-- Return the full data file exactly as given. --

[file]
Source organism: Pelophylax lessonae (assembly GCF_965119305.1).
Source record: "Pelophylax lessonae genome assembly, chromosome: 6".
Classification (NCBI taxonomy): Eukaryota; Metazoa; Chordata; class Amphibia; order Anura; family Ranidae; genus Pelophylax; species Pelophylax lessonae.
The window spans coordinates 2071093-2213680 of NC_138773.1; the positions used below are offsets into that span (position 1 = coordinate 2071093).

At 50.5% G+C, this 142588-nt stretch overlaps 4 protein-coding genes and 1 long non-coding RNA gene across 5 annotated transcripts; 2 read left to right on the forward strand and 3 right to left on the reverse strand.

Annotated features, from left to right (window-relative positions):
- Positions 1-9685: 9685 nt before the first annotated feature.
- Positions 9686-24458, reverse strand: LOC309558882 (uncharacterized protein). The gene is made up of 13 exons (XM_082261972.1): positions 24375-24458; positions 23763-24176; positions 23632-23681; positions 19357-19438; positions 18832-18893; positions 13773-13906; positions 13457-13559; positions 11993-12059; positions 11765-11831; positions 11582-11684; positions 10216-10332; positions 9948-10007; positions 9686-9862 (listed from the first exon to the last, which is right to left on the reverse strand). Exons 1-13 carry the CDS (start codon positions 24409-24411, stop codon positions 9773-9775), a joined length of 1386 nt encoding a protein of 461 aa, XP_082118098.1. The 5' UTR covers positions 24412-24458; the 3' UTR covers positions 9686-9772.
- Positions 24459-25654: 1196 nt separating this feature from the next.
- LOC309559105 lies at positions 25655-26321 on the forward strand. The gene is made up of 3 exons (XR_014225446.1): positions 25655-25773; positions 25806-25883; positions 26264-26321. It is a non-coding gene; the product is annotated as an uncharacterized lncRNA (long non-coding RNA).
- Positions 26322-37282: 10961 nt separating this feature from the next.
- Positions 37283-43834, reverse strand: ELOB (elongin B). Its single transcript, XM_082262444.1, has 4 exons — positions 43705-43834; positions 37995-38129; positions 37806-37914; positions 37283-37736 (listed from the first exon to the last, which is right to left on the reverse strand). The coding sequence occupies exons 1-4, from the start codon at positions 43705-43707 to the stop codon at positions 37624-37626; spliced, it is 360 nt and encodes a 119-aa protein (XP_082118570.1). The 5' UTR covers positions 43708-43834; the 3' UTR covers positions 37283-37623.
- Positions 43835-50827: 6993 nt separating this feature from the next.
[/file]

Source organism: Pelophylax lessonae (assembly GCF_965119305.1).
Source record: "Pelophylax lessonae genome assembly, chromosome: 6".
Classification (NCBI taxonomy): Eukaryota; Metazoa; Chordata; class Amphibia; order Anura; family Ranidae; genus Pelophylax; species Pelophylax lessonae.
The window spans coordinates 2071093-2213680 of NC_138773.1; the positions used below are offsets into that span (position 1 = coordinate 2071093).

At 50.5% G+C, this 142588-nt stretch overlaps 4 protein-coding genes and 1 long non-coding RNA gene across 5 annotated transcripts; 2 read left to right on the forward strand and 3 right to left on the reverse strand.

Annotated features, from left to right (window-relative positions):
- Positions 1-9685: 9685 nt before the first annotated feature.
- Positions 9686-24458, reverse strand: LOC309558882 (uncharacterized protein). The gene is made up of 13 exons (XM_082261972.1): positions 24375-24458; positions 23763-24176; positions 23632-23681; positions 19357-19438; positions 18832-18893; positions 13773-13906; positions 13457-13559; positions 11993-12059; positions 11765-11831; positions 11582-11684; positions 10216-10332; positions 9948-10007; positions 9686-9862 (listed from the first exon to the last, which is right to left on the reverse strand). Exons 1-13 carry the CDS (start codon positions 24409-24411, stop codon positions 9773-9775), a joined length of 1386 nt encoding a protein of 461 aa, XP_082118098.1. The 5' UTR covers positions 24412-24458; the 3' UTR covers positions 9686-9772.
- Positions 24459-25654: 1196 nt separating this feature from the next.
- LOC309559105 lies at positions 25655-26321 on the forward strand. The gene is made up of 3 exons (XR_014225446.1): positions 25655-25773; positions 25806-25883; positions 26264-26321. It is a non-coding gene; the product is annotated as an uncharacterized lncRNA (long non-coding RNA).
- Positions 26322-37282: 10961 nt separating this feature from the next.
- Positions 37283-43834, reverse strand: ELOB (elongin B). Its single transcript, XM_082262444.1, has 4 exons — positions 43705-43834; positions 37995-38129; positions 37806-37914; positions 37283-37736 (listed from the first exon to the last, which is right to left on the reverse strand). The coding sequence occupies exons 1-4, from the start codon at positions 43705-43707 to the stop codon at positions 37624-37626; spliced, it is 360 nt and encodes a 119-aa protein (XP_082118570.1). The 5' UTR covers positions 43708-43834; the 3' UTR covers positions 37283-37623.
- Positions 43835-50827: 6993 nt separating this feature from the next.